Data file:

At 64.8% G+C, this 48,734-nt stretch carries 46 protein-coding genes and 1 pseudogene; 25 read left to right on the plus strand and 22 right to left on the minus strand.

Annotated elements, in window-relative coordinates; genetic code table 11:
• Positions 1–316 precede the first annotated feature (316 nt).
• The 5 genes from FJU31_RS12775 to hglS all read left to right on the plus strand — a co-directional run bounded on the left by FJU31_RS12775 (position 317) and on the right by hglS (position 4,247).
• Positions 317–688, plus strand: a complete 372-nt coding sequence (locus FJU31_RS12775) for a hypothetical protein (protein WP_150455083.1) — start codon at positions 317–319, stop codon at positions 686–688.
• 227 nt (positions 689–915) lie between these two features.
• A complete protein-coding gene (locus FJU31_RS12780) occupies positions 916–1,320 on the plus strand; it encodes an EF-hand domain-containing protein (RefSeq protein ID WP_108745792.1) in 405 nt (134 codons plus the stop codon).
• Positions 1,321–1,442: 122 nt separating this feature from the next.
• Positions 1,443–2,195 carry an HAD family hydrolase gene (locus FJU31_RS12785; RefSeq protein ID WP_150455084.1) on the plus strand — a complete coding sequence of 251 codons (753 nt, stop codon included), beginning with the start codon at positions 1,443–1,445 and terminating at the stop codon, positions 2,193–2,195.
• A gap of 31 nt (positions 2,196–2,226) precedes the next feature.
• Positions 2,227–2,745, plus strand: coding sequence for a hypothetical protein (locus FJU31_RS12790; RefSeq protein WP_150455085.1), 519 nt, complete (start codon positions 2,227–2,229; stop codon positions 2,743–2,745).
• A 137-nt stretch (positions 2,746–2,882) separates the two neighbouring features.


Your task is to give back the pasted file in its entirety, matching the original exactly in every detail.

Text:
At 64.8% G+C, this 48,734-nt stretch carries 46 protein-coding genes and 1 pseudogene; 25 read left to right on the plus strand and 22 right to left on the minus strand.

Annotated elements, in window-relative coordinates; genetic code table 11:
• Positions 1–316 precede the first annotated feature (316 nt).
• The 5 genes from FJU31_RS12775 to hglS all read left to right on the plus strand — a co-directional run bounded on the left by FJU31_RS12775 (position 317) and on the right by hglS (position 4,247).
• Positions 317–688, plus strand: a complete 372-nt coding sequence (locus FJU31_RS12775) for a hypothetical protein (protein WP_150455083.1) — start codon at positions 317–319, stop codon at positions 686–688.
• 227 nt (positions 689–915) lie between these two features.
• A complete protein-coding gene (locus FJU31_RS12780) occupies positions 916–1,320 on the plus strand; it encodes an EF-hand domain-containing protein (RefSeq protein ID WP_108745792.1) in 405 nt (134 codons plus the stop codon).
• Positions 1,321–1,442: 122 nt separating this feature from the next.
• Positions 1,443–2,195 carry an HAD family hydrolase gene (locus FJU31_RS12785; RefSeq protein ID WP_150455084.1) on the plus strand — a complete coding sequence of 251 codons (753 nt, stop codon included), beginning with the start codon at positions 1,443–1,445 and terminating at the stop codon, positions 2,193–2,195.
• A gap of 31 nt (positions 2,196–2,226) precedes the next feature.
• Positions 2,227–2,745, plus strand: coding sequence for a hypothetical protein (locus FJU31_RS12790; RefSeq protein WP_150455085.1), 519 nt, complete (start codon positions 2,227–2,229; stop codon positions 2,743–2,745).
• A 137-nt stretch (positions 2,746–2,882) separates the two neighbouring features.